Saturday, May 21, 2016

A Lovely Afternoon Plea for Help

So the past several days, as I've driven round the lovely countryside of north-central Indiana, I've noticed some beautiful purple flowers either off to the side of the road or on the edges of cultivated fields. While a lot of wildflowers seem to be a little bit drab until you get up close and realize just how amazing they are, these ones are brilliant and vibrant even from a distance. The problem is, I have no idea what they are.

So today as I was driving home from the institute after a lovely morning at the temple, I decided that I needed to know what they were. The problem is, like I said, most of the time I see these flowers off the side of the highway, and a lot of times the highways 'round these parts don't have convenient shoulders. Also, after driving down to Carmel and back I wasn't all that keen on going for a long drive out into the country. So I decided that my best bet was to go to my favorite cemetery, park back in the corner, and explore my way through the wild until I found what I was looking for.

So I did.

First a word about my favorite cemetery:

St Mary's Cemetery
It's my favorite not so much because it's particularly outstanding in any particular way, but rather because it just seems like it's just what a cemetery should be in all the normal, lovely ways. Namely:

  • It has lots of really big trees
  • It's away from the crowds and the bustle, so it's always quiet and peaceful
  • It's close enough to my apartment that I can ride my bike to it
  • It has a lot of winding roads/paths that are fun to ride my bike around on
  • It has a nice mix of old and newer stones
  • It's big enough that I don't get bored
  • It's close-but-not-too-close to a set of train tracks. And I love the sound of trains
So, like I said, I drove back to the corner of the cemetery, parked my car, and wandered back into the trees.

As I stepped into the knee-high grass that marked the edge of the wild, the thought occurred to me that I was putting myself in a prime position to be snakemurdered. I took this as a sign that I was going about things the right way. (Jordan understands.) Almost immediately I found myself on what appeared to be a game trail that turned into something of a tunnel under and among rows of honeysuckle bushes:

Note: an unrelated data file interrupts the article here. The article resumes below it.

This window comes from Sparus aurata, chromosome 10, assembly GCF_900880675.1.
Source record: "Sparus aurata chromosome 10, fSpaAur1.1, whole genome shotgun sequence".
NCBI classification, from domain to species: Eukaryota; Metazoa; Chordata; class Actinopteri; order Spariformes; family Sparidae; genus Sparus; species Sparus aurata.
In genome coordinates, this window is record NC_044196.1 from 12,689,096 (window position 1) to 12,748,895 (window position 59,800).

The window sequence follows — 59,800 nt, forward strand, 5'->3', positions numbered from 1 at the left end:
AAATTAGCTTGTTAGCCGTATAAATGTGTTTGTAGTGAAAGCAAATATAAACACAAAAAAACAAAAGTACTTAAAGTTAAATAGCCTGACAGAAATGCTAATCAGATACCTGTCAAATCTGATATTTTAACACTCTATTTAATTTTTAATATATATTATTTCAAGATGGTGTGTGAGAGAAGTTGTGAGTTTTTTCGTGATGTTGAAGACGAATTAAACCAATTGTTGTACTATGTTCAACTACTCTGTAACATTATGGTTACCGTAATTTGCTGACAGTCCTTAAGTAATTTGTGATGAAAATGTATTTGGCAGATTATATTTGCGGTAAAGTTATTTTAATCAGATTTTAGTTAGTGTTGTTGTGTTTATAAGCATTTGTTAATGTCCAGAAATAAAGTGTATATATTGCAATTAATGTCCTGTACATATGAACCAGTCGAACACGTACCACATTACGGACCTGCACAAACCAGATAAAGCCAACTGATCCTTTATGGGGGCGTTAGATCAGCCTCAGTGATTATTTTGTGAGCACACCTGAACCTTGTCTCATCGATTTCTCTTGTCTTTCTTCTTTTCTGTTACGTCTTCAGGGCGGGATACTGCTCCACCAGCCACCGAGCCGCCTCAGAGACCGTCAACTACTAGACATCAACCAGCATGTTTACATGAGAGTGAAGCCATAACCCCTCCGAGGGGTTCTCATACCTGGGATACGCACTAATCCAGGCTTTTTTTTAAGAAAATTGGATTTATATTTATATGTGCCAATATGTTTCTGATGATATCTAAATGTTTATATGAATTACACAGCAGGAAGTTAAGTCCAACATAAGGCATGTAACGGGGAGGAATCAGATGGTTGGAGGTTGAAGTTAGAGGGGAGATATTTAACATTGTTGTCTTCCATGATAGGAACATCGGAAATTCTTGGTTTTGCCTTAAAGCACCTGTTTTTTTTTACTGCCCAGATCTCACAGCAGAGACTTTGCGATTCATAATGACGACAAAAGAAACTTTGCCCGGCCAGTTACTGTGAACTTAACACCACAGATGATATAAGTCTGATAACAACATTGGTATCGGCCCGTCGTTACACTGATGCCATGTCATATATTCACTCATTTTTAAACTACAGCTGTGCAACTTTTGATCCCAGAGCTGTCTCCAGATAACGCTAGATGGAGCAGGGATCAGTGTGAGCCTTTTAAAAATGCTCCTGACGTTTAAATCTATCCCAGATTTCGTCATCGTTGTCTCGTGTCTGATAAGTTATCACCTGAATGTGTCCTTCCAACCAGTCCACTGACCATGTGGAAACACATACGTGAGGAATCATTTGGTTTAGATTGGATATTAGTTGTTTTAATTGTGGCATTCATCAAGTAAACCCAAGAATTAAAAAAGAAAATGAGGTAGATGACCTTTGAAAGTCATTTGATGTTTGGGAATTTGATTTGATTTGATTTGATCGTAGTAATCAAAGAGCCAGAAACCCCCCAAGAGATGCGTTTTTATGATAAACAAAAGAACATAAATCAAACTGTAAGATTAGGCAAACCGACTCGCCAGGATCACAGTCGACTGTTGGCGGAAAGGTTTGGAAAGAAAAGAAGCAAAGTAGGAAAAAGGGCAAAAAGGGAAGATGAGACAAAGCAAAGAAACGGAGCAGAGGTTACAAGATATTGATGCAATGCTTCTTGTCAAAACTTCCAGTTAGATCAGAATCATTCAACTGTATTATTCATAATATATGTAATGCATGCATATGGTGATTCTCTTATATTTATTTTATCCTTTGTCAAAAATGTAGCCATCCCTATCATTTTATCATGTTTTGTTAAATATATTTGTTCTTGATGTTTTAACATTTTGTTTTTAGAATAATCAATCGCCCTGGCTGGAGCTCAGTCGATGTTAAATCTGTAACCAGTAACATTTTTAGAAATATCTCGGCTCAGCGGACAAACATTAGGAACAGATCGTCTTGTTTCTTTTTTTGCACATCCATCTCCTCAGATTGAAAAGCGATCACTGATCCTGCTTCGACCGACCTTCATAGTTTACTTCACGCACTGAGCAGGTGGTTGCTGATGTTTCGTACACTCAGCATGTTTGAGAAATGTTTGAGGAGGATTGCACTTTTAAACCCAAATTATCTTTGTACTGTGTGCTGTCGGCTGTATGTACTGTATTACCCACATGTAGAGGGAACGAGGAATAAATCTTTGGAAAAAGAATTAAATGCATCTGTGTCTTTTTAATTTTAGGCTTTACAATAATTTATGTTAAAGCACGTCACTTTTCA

While that picture may not be much to look at, let me tell you that it smelled like heaven will surely smell. I went weak at the knees just being there. (My sister Melanie reminded me that heaven will also likely smell of lilac bushes because of their associations with our Grandparents Anderson and Turner. I heartily agree with that sentiment.)

After a blissful trek through the honeysuckles the wood opened up into a clearing of sorts. I felt good about my chances of finding my quarry, because these purple flowers had always been seen (by me) in open spots of land. So I began walking along through the grass, keeping an eye out for any hints of color. As I came around a bend, I saw off in the distance next to the woods a spray of purple against the green of the grass and trees. Unable to contain myself, I set off high-step running through the grass. I paused just a few paces from the stand of flowers and took a picture of what the flowers usually look like from the road:

As I got closer, I was happy to find that they were just as if nor more lovely up close as they had been driving past at 50 mph. 

At this point you're probably asking yourself, "Hey, I thought Sam was asking for help. So far he's just off rhapsodizing about cemeteries and flowers again. What gives?" Well, let me tell you what it is that is givin.

Unfortunately, while I certainly found these flowers to be lovely, I just as certainly found that I had overestimated my powers of identification. I had hoped that upon close inspection I would immediately know what they were. But I didn't. I have to admit that I was kinda disappointed in myself, but by that same token I figured that if I didn't know, surely the internet would. She'd never let me down before, after all. But I realized that googling "purple wildflowers Indiana" was a pretty fruitless endeavor, since there are many, many flowers which answer to that classification.

So now I turn to you. If you are reading this, please imagine that I am sitting next to you with a pleading look in my eye hoping that maybe, just maybe, you'll be able to help me identify this enigmatic source of joy in my life. As you consider my plea, you feel a moment's compassion and want to help in any way you can.

Now, focus on that desire to help your good friend, Samuel James Dunn. And as you're feeling that, take a look at these other photos that provide a better look at the flowers in question from various angles:

A closer look at the blossoms

The whole plant, isolated from the bunch
Each blossom from edge to edge was probably about the size of a nickel.

My dear friends, what is this flower. While the knowledge I seek is probably not earth-shatteringly important, I crave it all same. Please help.

(And now I very anticipate being told what that it is the commonest of common flowers and I should feel like an idiot for not knowing it straight-away. But I don't care. I'm willing to be made a fool if it means I can know what this is.)

1 comment:

  1. Conferred with a friend; pretty sure it's some sort of Dames Rocket (hesperis matronalis).